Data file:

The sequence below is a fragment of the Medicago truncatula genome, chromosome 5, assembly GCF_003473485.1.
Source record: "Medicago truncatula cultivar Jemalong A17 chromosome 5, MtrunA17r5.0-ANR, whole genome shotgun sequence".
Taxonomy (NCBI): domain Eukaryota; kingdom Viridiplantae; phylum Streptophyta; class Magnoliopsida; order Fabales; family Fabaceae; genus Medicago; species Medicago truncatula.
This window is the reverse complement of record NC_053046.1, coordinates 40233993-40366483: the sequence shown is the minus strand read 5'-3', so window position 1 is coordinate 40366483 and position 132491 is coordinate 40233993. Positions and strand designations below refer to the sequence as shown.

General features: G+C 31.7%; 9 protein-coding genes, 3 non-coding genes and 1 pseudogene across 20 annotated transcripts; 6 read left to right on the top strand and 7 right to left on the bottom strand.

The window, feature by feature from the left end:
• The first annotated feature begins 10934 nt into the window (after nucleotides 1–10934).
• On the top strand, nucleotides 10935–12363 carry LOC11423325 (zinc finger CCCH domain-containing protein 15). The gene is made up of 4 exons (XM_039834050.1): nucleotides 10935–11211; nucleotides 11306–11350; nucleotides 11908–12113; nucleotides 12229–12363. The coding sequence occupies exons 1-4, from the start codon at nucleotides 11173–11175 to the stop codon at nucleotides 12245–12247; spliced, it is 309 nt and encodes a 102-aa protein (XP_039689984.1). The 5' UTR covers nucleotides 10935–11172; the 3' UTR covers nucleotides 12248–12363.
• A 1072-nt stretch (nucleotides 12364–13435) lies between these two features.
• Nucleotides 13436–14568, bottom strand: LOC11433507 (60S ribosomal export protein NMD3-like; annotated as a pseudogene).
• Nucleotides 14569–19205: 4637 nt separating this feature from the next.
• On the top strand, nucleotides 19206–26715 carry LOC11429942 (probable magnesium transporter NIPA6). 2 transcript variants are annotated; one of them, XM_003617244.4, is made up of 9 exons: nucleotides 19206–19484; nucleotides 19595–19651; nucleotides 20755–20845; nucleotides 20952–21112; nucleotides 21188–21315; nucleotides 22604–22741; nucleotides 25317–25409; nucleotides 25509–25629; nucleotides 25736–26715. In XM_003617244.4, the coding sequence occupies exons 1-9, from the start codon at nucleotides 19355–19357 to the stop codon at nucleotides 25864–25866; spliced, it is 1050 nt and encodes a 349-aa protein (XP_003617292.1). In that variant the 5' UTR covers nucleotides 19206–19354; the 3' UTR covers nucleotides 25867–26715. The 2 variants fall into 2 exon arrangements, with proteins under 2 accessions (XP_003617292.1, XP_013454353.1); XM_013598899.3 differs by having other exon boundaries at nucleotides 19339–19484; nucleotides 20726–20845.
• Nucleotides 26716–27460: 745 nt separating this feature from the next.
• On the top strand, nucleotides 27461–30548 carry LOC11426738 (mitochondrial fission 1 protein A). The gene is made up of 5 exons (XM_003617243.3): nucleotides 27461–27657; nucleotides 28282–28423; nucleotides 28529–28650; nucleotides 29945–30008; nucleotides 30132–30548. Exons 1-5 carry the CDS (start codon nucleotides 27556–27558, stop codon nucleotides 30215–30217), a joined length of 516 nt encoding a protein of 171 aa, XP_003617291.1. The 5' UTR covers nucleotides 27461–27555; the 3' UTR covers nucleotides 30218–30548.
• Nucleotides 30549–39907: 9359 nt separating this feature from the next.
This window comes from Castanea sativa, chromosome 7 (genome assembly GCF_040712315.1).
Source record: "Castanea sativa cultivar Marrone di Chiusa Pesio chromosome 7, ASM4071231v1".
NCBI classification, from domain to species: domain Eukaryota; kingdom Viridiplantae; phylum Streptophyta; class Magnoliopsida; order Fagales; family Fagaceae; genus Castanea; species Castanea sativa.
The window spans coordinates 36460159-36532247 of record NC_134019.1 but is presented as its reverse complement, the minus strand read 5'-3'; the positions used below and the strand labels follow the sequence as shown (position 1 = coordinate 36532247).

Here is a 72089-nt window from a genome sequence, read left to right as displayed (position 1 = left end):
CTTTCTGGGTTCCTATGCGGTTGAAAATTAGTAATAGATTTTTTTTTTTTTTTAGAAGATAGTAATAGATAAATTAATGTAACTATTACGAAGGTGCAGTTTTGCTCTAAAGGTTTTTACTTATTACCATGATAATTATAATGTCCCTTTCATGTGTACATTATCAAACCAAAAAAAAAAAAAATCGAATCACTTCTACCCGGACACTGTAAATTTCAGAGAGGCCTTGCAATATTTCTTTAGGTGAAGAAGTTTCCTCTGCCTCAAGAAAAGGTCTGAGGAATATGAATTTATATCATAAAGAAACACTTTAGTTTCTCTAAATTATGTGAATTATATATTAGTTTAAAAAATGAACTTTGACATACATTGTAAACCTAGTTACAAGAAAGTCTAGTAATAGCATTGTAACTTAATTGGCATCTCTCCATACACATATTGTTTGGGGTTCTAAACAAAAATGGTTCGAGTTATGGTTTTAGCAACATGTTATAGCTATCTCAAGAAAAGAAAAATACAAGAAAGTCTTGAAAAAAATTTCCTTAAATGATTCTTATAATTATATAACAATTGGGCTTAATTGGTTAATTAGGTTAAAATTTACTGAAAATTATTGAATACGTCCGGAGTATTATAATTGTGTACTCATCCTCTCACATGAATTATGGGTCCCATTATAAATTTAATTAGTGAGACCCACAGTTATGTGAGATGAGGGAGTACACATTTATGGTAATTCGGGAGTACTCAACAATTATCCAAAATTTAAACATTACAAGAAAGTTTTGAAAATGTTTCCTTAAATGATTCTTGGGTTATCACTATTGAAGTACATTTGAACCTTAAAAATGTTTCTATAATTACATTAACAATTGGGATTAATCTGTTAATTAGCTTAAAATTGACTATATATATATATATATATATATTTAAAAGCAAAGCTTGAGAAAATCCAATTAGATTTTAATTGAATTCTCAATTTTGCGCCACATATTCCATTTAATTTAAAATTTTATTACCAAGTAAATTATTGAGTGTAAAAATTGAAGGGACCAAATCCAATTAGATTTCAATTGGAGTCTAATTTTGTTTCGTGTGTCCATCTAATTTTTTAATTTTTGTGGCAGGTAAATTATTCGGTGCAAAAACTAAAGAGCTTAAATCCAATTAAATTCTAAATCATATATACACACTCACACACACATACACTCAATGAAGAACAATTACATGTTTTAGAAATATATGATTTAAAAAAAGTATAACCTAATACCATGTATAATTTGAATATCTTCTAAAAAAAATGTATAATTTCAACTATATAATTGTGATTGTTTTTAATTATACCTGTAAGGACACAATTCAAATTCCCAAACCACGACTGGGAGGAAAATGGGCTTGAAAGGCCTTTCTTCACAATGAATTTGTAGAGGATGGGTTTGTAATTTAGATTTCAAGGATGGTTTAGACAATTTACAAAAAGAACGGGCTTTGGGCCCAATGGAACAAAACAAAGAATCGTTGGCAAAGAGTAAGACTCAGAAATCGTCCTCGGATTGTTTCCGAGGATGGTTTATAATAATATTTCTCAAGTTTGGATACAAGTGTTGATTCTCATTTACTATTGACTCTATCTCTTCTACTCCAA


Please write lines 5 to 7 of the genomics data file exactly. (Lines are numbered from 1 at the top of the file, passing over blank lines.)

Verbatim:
General features: G+C 31.7%; 9 protein-coding genes, 3 non-coding genes and 1 pseudogene across 20 annotated transcripts; 6 read left to right on the top strand and 7 right to left on the bottom strand.

The window, feature by feature from the left end:
• The first annotated feature begins 10934 nt into the window (after nucleotides 1–10934).